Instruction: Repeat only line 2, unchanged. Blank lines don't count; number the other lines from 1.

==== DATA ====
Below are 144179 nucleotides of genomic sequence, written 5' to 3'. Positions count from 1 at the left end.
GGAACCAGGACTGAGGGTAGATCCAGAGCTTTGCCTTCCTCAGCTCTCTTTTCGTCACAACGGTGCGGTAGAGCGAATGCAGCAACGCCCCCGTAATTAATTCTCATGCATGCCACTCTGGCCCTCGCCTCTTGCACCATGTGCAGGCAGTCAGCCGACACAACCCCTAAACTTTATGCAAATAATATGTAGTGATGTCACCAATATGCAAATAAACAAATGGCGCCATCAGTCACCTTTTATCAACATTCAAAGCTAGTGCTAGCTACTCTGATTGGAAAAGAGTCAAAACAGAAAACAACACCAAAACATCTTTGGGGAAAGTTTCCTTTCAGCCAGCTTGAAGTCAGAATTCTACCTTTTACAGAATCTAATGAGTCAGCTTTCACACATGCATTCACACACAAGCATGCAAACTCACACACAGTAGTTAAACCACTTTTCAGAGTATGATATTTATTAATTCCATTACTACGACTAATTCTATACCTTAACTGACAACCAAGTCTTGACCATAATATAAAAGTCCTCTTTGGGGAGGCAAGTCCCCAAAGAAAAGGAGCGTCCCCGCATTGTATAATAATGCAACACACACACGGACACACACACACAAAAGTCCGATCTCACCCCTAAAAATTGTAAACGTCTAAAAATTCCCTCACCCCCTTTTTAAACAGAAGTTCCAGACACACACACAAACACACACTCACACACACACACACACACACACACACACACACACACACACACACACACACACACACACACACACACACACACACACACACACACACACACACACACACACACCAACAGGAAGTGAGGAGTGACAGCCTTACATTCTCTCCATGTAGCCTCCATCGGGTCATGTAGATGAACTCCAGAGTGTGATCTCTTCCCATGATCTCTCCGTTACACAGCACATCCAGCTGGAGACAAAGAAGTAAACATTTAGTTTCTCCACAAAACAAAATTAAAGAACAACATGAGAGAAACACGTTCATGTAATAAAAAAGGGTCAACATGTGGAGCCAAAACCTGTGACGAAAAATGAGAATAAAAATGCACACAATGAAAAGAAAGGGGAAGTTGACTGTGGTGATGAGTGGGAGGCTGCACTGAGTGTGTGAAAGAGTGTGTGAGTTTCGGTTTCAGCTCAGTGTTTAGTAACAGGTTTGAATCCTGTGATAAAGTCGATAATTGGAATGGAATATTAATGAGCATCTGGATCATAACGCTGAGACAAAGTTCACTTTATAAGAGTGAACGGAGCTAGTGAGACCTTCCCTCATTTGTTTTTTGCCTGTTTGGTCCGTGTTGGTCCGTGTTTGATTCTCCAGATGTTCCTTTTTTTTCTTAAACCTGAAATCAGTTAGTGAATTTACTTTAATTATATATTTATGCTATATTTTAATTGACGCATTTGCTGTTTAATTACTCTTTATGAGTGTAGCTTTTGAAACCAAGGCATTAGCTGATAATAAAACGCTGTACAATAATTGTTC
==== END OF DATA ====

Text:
GGAACCAGGACTGAGGGTAGATCCAGAGCTTTGCCTTCCTCAGCTCTCTTTTCGTCACAACGGTGCGGTAGAGCGAATGCAGCAACGCCCCCGTAATTAATTCTCATGCATGCCACTCTGGCCCTCGCCTCTTGCACCATGTGCAGGCAGTCAGCCGACACAACCCCTAAACTTTATGCAAATAATATGTAGTGATGTCACCAATATGCAAATAAACAAATGGCGCCATCAGTCACCTTTTATCAACATTCAAAGCTAGTGCTAGCTACTCTGATTGGAAAAGAGTCAAAACAGAAAACAACACCAAAACATCTTTGGGGAAAGTTTCCTTTCAGCCAGCTTGAAGTCAGAATTCTACCTTTTACAGAATCTAATGAGTCAGCTTTCACACATGCATTCACACACAAGCATGCAAACTCACACACAGTAGTTAAACCACTTTTCAGAGTATGATATTTATTAATTCCATTACTACGACTAATTCTATACCTTAACTGACAACCAAGTCTTGACCATAATATAAAAGTCCTCTTTGGGGAGGCAAGTCCCCAAAGAAAAGGAGCGTCCCCGCATTGTATAATAATGCAACACACACACGGACACACACACACAAAAGTCCGATCTCACCCCTAAAAATTGTAAACGTCTAAAAATTCCCTCACCCCCTTTTTAAACAGAAGTTCCAGACACACACACAAACACACACTCACACACACACACACACACACACACACACACACACACACACACACACACACACACACACACACACACACACACACACACACACACACACACACACACACACACCAACAGGAAGTGAGGAGTGACAGCCTTACATTCTCTCCATGTAGCCTCCATCGGGTCATGTAGATGAACTCCAGAGTGTGATCTCTTCCCATGATCTCTCCGTTACACAGCACATCCAGCTGGAGACAAAGAAGTAAACATTTAGTTTCTCCACAAAACAAAATTAAAGAACAACATGAGAGAAACACGTTCATGTAATAAAAAAGGGTCAACATGTGGAGCCAAAACCTGTGACGAAAAATGAGAATAAAAATGCACACAATGAAAAGAAAGGGGAAGTTGACTGTGGTGATGAGTGGGAGGCTGCACTGAGTGTGTGAAAGAGTGTGTGAGTTTCGGTTTCAGCTCAGTGTTTAGTAACAGGTTTGAATCCTGTGATAAAGTCGATAATTGGAATGGAATATTAATGAGCATCTGGATCATAACGCTGAGACAAAGTTCACTTTATAAGAGTGAACGGAGCTAGTGAGACCTTCCCTCATTTGTTTTTTGCCTGTTTGGTCCGTGTTGGTCCGTGTTTGATTCTCCAGATGTTCCTTTTTTTTCTTAAACCTGAAATCAGTTAGTGAATTTACTTTAATTATATATTTATGCTATATTTTAATTGACGCATTTGCTGTTTAATTACTCTTTATGAGTGTAGCTTTTGAAACCAAGGCATTAGCTGATAATAAAACGCTGTACAATAATTGTTC